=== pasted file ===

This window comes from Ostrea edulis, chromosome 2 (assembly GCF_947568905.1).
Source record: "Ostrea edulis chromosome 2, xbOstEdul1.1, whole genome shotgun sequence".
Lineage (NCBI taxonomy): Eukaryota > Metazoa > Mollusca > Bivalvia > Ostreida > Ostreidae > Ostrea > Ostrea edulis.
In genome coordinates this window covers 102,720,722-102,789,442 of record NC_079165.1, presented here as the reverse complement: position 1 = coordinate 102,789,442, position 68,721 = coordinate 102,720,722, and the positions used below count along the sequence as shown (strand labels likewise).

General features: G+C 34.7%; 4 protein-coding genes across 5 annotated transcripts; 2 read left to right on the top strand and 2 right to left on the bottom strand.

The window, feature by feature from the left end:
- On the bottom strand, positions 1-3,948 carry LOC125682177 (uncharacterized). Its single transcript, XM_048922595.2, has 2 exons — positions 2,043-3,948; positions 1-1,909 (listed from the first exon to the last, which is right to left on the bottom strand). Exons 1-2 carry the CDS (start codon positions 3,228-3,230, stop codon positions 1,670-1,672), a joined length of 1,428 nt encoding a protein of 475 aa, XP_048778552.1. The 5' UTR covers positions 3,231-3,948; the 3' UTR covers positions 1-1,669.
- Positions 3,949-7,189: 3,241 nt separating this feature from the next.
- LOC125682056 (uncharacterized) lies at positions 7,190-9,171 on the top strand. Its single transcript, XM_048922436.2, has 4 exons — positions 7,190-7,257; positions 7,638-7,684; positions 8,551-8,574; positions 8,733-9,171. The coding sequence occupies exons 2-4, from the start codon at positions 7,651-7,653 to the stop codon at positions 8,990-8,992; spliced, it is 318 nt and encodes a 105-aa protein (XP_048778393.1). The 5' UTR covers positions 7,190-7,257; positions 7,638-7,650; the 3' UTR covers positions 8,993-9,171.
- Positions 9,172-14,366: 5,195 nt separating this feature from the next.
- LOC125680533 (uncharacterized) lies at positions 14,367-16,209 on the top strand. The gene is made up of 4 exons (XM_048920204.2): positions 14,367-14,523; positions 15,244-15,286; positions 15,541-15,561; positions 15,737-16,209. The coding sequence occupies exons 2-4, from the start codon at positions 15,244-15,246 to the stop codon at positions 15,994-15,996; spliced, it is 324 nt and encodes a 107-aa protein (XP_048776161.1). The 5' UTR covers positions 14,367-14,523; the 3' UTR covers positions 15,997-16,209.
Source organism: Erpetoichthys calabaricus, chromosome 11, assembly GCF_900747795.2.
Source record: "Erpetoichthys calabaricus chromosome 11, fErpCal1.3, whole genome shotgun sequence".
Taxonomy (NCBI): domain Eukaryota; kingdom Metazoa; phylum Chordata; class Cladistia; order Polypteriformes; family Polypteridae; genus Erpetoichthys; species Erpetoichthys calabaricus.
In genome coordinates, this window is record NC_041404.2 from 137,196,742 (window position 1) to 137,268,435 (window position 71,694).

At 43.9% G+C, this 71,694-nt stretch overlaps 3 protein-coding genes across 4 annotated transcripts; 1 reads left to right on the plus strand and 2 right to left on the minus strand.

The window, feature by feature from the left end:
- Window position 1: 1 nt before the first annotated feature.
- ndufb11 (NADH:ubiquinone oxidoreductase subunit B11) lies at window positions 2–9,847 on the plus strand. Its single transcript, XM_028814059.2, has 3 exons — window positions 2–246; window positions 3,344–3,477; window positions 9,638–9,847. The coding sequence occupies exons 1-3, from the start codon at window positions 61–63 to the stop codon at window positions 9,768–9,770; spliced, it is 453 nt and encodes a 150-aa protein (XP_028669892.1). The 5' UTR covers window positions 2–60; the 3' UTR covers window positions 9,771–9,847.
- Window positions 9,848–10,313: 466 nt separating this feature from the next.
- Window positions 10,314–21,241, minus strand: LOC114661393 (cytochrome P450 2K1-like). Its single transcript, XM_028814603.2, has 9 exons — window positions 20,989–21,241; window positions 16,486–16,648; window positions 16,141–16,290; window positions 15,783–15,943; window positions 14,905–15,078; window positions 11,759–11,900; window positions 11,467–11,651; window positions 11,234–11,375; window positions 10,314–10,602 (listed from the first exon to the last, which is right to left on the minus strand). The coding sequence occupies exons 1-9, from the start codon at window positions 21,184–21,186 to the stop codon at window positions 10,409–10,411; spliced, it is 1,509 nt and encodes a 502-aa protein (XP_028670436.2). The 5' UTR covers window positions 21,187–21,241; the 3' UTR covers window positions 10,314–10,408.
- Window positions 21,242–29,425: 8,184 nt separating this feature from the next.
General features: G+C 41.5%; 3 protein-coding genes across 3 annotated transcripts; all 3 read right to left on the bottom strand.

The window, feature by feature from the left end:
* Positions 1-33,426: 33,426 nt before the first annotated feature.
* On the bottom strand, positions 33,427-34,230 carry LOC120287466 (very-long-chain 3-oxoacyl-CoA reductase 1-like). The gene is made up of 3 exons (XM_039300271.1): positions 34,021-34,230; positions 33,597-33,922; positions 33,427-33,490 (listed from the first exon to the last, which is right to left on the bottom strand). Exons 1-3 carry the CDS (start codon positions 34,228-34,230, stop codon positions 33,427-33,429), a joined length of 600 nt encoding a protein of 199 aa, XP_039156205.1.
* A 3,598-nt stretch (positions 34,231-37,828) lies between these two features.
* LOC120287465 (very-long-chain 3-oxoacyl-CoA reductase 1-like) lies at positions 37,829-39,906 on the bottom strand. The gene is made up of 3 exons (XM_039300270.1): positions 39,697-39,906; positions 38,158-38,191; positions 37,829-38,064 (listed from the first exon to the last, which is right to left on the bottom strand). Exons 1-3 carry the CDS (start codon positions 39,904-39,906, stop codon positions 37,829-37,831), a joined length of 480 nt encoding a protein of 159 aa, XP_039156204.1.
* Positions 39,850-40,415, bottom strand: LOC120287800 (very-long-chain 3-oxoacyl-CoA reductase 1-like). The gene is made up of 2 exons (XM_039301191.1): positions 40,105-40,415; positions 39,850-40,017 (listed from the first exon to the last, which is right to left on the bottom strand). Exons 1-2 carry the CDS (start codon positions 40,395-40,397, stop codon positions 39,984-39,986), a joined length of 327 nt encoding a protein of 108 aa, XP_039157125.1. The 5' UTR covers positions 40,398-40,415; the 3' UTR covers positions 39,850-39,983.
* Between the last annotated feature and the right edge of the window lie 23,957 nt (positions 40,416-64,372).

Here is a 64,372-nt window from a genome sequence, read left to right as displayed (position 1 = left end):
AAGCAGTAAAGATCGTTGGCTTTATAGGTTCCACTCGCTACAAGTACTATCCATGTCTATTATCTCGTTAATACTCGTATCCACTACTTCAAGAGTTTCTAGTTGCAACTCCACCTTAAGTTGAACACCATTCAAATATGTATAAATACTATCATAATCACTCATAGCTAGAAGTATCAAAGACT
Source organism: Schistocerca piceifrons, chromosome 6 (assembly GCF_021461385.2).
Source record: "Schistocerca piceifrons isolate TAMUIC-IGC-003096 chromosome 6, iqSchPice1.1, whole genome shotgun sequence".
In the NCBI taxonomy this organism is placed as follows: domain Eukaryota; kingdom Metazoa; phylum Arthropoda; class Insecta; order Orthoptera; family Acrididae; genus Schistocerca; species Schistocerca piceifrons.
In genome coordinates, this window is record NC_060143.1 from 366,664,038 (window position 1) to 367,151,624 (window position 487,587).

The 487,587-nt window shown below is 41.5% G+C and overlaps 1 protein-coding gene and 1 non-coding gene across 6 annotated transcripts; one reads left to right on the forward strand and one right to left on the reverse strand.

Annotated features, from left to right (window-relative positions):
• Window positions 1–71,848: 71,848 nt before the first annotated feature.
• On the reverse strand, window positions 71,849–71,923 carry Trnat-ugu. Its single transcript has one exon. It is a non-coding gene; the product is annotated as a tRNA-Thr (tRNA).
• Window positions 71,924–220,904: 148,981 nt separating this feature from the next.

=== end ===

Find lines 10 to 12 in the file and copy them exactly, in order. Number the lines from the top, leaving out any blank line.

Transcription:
- Positions 9,172-14,366: 5,195 nt separating this feature from the next.
- LOC125680533 (uncharacterized) lies at positions 14,367-16,209 on the top strand. The gene is made up of 4 exons (XM_048920204.2): positions 14,367-14,523; positions 15,244-15,286; positions 15,541-15,561; positions 15,737-16,209. The coding sequence occupies exons 2-4, from the start codon at positions 15,244-15,246 to the stop codon at positions 15,994-15,996; spliced, it is 324 nt and encodes a 107-aa protein (XP_048776161.1). The 5' UTR covers positions 14,367-14,523; the 3' UTR covers positions 15,997-16,209.
Source organism: Erpetoichthys calabaricus, chromosome 11, assembly GCF_900747795.2.